|04-28-2010 03:12 PM|
|HighTQ||Ok I get now.Thanks|
|04-28-2010 10:39 AM|
|ap72||dynamic compression at a particular VE would be the effective compression, through VE out of the equation for most NA street engines; just set it to 100%, or 1.|
|04-28-2010 09:40 AM|
|04-28-2010 07:31 AM|
Because in most cases the induction and exhaust are close enough so the dynamic compression at 100% VE can be disregarded. These results are not calculated but empirical. They come from running conditions, and in most cases the running conditions these engines are put under are similar enough where you only need static and dynamic compression.
VERY well tuned engines or poorly tuned engines fall outside of these rules. There are some engines out there with 9:1 compression that require race fuel because their induction system is so well tuned they can see VE over 125%.
|04-28-2010 06:59 AM|
Cam selection math
Since so much information is available today vs 25yrs ago I am finding various reads to update myself on this subject.One of you in helping another member posted a link to Dimitri Elgin where he discussed compression ratio factors vs octane ratings.In the article he states that there is three parts of the compression equation.There is static,effective and dynamic cr factors to calculate when selecting a cam.If I understood his article correctly dynamic compression is computed when an engine is operating at 100% efficiency.Now correct me if I am not understanding this but doesn't an engine have to be operating in the lowmid rpms,say 2000/2500 before this occurs?Most street driven vehicles like my 2000 Silverado w/5.3 liter for example,run at an idle to 1800 under normal around town driving.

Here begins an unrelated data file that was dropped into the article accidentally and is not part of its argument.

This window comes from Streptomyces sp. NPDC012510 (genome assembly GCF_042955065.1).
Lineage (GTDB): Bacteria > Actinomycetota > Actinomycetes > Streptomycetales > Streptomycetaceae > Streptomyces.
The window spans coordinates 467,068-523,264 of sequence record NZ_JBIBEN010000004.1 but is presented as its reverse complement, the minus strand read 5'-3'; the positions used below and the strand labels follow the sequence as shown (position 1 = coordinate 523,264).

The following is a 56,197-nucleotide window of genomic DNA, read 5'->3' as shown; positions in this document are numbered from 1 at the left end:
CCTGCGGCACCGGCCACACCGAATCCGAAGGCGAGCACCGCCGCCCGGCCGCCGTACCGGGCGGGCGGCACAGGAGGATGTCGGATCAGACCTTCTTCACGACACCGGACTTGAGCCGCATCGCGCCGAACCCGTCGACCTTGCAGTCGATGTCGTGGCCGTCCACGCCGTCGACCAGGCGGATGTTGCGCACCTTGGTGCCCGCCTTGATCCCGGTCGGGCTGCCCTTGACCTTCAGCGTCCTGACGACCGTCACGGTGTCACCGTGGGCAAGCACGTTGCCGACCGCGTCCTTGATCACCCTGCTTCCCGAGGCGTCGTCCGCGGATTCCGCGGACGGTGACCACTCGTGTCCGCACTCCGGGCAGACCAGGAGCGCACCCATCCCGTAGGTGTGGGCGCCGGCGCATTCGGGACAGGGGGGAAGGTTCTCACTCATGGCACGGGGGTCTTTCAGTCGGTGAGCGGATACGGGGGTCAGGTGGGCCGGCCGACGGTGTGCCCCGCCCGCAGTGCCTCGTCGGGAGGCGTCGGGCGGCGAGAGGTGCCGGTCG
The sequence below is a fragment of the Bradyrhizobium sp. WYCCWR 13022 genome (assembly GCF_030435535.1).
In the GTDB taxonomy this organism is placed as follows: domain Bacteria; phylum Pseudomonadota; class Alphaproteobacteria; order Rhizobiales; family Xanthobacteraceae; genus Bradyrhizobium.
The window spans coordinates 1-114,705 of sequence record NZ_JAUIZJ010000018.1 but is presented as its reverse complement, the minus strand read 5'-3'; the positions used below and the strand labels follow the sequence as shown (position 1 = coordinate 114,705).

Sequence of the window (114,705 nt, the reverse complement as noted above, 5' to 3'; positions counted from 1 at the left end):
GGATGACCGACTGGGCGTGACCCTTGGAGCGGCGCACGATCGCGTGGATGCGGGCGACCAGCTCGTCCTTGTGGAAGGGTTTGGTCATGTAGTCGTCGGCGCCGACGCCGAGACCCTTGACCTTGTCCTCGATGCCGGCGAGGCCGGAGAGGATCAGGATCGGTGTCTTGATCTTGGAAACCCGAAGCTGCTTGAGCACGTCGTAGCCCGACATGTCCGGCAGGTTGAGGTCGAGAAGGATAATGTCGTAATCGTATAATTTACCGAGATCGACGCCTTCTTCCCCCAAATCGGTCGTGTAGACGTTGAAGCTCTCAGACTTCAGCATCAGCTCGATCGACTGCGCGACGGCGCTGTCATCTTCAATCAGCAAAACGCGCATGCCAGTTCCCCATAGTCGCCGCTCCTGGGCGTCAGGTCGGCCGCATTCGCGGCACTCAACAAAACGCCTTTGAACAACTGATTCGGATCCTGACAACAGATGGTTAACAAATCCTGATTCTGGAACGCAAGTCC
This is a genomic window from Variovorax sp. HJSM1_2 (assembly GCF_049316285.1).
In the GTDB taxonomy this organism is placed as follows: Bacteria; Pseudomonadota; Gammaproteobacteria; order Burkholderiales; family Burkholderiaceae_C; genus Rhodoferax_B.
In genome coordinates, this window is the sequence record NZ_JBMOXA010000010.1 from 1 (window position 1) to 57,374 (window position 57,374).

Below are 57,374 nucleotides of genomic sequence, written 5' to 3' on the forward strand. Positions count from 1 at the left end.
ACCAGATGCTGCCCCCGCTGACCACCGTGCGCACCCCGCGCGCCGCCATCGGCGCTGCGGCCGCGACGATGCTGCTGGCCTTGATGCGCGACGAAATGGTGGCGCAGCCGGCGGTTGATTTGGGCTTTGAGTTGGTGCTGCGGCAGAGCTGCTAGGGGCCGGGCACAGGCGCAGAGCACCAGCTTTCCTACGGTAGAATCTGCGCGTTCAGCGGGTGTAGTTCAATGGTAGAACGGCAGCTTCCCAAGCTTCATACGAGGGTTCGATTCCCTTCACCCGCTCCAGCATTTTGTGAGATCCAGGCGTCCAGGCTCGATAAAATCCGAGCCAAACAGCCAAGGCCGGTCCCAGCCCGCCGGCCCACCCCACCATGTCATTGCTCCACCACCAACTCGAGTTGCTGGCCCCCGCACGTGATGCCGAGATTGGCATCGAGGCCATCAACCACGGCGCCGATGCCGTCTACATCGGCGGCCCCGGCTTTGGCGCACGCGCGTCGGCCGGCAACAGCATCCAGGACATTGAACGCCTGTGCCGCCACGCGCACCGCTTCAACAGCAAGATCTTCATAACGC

This is where my question comes in.I have played with the online calculators,and read quite a few post on this topic and it seems like static and dynamic compression are the most used guidelines.Why is that?